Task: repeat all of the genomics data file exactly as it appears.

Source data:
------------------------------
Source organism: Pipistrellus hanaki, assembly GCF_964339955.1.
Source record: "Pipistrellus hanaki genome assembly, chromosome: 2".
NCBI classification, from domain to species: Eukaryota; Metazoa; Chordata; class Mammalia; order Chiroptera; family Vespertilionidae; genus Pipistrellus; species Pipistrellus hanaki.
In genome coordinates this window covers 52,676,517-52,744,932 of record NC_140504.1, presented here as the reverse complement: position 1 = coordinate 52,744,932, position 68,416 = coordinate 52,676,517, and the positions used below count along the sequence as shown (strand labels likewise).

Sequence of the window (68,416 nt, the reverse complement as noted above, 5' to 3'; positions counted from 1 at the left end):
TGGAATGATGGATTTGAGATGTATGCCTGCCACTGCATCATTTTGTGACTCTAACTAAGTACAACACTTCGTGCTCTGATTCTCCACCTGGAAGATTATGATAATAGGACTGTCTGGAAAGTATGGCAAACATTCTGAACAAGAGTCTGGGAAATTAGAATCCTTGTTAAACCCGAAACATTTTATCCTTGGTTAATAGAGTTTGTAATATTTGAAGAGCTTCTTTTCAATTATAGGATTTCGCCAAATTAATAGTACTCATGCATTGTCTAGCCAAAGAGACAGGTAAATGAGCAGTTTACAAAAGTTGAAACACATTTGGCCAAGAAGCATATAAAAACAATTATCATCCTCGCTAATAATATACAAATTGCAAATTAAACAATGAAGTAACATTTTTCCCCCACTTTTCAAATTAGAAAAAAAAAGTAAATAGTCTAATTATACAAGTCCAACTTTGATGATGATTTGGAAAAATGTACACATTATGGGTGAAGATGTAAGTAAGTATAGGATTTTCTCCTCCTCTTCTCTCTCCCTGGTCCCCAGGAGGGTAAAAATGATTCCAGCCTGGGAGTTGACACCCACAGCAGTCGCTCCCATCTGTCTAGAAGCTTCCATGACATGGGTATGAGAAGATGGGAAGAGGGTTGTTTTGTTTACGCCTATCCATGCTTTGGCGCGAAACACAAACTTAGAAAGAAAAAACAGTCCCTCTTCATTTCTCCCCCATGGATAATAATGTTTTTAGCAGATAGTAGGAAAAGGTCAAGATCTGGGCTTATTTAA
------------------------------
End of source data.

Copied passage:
Source organism: Pipistrellus hanaki, assembly GCF_964339955.1.
Source record: "Pipistrellus hanaki genome assembly, chromosome: 2".
NCBI classification, from domain to species: Eukaryota; Metazoa; Chordata; class Mammalia; order Chiroptera; family Vespertilionidae; genus Pipistrellus; species Pipistrellus hanaki.
In genome coordinates this window covers 52,676,517-52,744,932 of record NC_140504.1, presented here as the reverse complement: position 1 = coordinate 52,744,932, position 68,416 = coordinate 52,676,517, and the positions used below count along the sequence as shown (strand labels likewise).

Sequence of the window (68,416 nt, the reverse complement as noted above, 5' to 3'; positions counted from 1 at the left end):
TGGAATGATGGATTTGAGATGTATGCCTGCCACTGCATCATTTTGTGACTCTAACTAAGTACAACACTTCGTGCTCTGATTCTCCACCTGGAAGATTATGATAATAGGACTGTCTGGAAAGTATGGCAAACATTCTGAACAAGAGTCTGGGAAATTAGAATCCTTGTTAAACCCGAAACATTTTATCCTTGGTTAATAGAGTTTGTAATATTTGAAGAGCTTCTTTTCAATTATAGGATTTCGCCAAATTAATAGTACTCATGCATTGTCTAGCCAAAGAGACAGGTAAATGAGCAGTTTACAAAAGTTGAAACACATTTGGCCAAGAAGCATATAAAAACAATTATCATCCTCGCTAATAATATACAAATTGCAAATTAAACAATGAAGTAACATTTTTCCCCCACTTTTCAAATTAGAAAAAAAAAGTAAATAGTCTAATTATACAAGTCCAACTTTGATGATGATTTGGAAAAATGTACACATTATGGGTGAAGATGTAAGTAAGTATAGGATTTTCTCCTCCTCTTCTCTCTCCCTGGTCCCCAGGAGGGTAAAAATGATTCCAGCCTGGGAGTTGACACCCACAGCAGTCGCTCCCATCTGTCTAGAAGCTTCCATGACATGGGTATGAGAAGATGGGAAGAGGGTTGTTTTGTTTACGCCTATCCATGCTTTGGCGCGAAACACAAACTTAGAAAGAAAAAACAGTCCCTCTTCATTTCTCCCCCATGGATAATAATGTTTTTAGCAGATAGTAGGAAAAGGTCAAGATCTGGGCTTATTTAA